To the O.R. stat! From writer-director Christopher Lawrence Chapman comes “Inoperable,” the horror equivalent to Bill Murray’s exceptional dark comedy “Groundhog Day.” As Chapman’s sophomore directorial, first in the realm of horror, the director takes “Inoperable” to rebrand the quantum paradoxical plight by introducing a medical butchers with hours upon hours, days upon days, years upon years of experience with exploratory surgery and ghastly invasion procedures. Behind the wormhole of terror script with Chapman is co-writer, the b-horror screenwriter, Jeff Miller whose extensive credits include “Axe Giant: The Wrath of Paul Bunyan” and “Jolly Roger: Massacre at Cutter’s Cove.” In this go-around, Miller explores the space-time-continuum, or does he, with Amy reliving the same moment, experienced slightly differently, in an endless loop of grisliness.

Starring in “Inoperable” is the “Halloween’s” franchise third favorite star, behind Jamie Lee Curtis and Donald Pleseance, being Danielle Harris (“Halloween 4,” “Halloween 5,” and Rob Zombie’s “Halloween” remakes). Harris keeps and maintains the tension, supplementing an increasing annoying and frustrating tone with each and every reset, and does superbly in extended takes running through the hospital’s dark corridors. Amy’s center storied character really puts Harris to work on her ability to flex in sequentially illogical scenes that go in various tangents and come to a dead halt in the end, flipping the script that forces the modern day scream queen to relive some of those killer “Halloween” moments. Harris is accompanied by Katie Keene and Jeff Denton, both whom worked with Chapman previously on the clownsploitation slasher “ClownTown.” Keene and Denton’s characters are also caught up in the same situation as a Denton plays a beefy good looking cop named Ryan who brings in a witness, Keene’s JenArdsen, a dolled up blonde who while in his custody, to the hospital following a multi-vehicle pile up; the very exact incident Amy in which Amy was involved. The two fall for each other more and more with each and every restart and that pain coldly passes over when to bare witness to each other’s demise over and over again is disturbingly twisted. Rounding out the cast is Chris Hahn “Axe Giant: The Wrath of Paul Bunyan”), Cher Hubsher (“The Amityville Terror”), Michelle Marin (“Bloody 27”), Philip Schene, and Crystal Cordero.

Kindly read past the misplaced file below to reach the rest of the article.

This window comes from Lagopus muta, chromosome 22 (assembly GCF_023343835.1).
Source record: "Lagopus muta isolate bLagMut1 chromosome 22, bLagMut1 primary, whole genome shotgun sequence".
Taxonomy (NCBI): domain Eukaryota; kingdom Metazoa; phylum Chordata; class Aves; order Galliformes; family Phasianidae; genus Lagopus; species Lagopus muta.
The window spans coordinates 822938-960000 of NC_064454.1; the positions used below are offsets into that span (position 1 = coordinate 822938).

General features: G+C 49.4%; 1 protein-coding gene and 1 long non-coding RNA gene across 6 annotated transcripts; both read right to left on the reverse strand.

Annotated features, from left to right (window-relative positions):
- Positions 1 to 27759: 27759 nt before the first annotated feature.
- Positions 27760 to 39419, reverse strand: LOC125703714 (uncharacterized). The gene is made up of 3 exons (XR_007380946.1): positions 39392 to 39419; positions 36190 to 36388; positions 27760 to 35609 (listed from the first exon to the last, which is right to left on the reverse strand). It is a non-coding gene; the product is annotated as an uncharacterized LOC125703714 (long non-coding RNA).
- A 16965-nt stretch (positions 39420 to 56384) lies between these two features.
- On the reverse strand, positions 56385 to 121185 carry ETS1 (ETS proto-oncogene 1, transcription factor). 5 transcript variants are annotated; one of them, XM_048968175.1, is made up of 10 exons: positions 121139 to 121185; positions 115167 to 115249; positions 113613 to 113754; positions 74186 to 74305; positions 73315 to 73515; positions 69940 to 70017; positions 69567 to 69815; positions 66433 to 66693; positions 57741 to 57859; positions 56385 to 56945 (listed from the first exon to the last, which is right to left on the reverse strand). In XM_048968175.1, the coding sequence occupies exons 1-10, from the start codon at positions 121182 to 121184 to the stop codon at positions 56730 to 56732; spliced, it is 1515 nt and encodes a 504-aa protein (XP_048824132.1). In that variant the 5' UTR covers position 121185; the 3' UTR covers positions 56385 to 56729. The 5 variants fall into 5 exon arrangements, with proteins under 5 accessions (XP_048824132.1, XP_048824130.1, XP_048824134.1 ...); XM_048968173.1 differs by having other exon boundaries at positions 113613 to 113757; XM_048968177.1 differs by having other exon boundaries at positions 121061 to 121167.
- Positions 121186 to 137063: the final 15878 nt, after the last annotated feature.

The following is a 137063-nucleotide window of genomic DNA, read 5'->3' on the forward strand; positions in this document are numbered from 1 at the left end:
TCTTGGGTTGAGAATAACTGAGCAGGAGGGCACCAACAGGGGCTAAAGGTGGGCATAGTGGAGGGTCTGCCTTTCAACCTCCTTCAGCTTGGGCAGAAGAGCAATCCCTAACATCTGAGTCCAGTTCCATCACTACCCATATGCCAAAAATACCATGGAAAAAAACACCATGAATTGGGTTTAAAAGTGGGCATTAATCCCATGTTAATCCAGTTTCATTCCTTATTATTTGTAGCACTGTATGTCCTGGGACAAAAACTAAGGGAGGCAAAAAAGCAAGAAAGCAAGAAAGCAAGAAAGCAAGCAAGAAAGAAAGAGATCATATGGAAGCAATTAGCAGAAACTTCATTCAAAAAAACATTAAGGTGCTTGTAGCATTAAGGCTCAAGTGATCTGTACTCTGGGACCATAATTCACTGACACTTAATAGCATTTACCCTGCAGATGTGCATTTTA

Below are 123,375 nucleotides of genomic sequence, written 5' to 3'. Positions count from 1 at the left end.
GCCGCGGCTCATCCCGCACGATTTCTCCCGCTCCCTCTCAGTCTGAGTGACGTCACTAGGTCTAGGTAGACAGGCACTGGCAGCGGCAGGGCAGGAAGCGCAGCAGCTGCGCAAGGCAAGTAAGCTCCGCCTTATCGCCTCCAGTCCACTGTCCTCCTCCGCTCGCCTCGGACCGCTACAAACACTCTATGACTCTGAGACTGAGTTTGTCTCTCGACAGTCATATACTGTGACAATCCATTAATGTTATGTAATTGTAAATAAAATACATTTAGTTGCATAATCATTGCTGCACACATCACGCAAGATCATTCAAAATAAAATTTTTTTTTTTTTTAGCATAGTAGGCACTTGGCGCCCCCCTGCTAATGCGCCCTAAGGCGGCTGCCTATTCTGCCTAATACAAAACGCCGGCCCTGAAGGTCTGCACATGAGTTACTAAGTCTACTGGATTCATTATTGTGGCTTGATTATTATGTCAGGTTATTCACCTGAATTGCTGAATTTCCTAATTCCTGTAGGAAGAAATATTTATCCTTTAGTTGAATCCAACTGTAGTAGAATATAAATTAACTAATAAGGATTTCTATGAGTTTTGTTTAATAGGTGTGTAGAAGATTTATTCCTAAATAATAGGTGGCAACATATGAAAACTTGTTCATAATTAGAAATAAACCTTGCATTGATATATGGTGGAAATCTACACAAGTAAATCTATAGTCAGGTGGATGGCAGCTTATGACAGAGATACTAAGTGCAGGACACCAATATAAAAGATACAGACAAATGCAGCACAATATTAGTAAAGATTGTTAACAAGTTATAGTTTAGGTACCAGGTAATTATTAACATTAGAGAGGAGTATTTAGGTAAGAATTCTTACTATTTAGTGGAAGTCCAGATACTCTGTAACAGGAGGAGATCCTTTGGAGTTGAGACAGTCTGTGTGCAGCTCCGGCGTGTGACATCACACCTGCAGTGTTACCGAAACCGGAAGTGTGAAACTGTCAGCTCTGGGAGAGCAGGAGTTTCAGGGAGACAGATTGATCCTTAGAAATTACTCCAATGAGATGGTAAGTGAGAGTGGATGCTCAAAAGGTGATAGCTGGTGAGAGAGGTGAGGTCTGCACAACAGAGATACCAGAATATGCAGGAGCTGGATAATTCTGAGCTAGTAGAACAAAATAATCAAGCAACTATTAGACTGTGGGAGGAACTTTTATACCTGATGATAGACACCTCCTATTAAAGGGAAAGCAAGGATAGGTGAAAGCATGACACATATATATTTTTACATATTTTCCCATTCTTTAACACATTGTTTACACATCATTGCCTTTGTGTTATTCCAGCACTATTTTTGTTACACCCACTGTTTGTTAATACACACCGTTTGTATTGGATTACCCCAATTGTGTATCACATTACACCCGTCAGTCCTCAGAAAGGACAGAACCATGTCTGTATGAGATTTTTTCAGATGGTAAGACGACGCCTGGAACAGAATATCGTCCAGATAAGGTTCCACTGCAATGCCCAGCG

The trio of resetters formulate a wildly speculated theory that a nearby military compound, experimenting in spatial physics, was ravaged by the hurricane that oozed out their experiments that disrupted timelines, affecting this particular hospital, and the only way to escape the madness is by displacing the same energy that was put into it; so for example, since Ryan and JenArdsen arrived together, they would have to escape together. As long as Amy doesn’t die, every trapped soul is eligible for escape. Wait, what? Like aforementioned, Amy is the centerpiece to the puzzle and the whole entire situation actually revolves around Amy, intentional or not. Even though clues try to put a monkey wrench in that notion, the story always seems to revert back to Amy much like the loop she’s caught in. That in itself is the biggest hint of all that funnels to a underwhelming ending in null and voids the rest of the story.

ITN Distribution presents “Inoperable” onto DVD and VOD. The DVD is presented in a widescreen to “preserve the aspect ratio of its original exhibition” and, yes, this was done so. Nothing too particularly to note about the image quality being a modern release, but the color palette is balanced and vivid. The English language 5.1 Dolby Digital track has some good range and clear dialogue that effective communicate all theories and explanations on why this is happen to Amy, Ryan, and JenArdsen. Extras are slim that include a cast and crew commentary and the theatrical trailer. The Zorya Films and Millman Productions’ “Inoperable” is open heart surgery gory and is unique in a deadfall environment that’s sublimely refreshing for the over saturated genre, but culminates flaccidly with a conventional finale too predictable for comfort.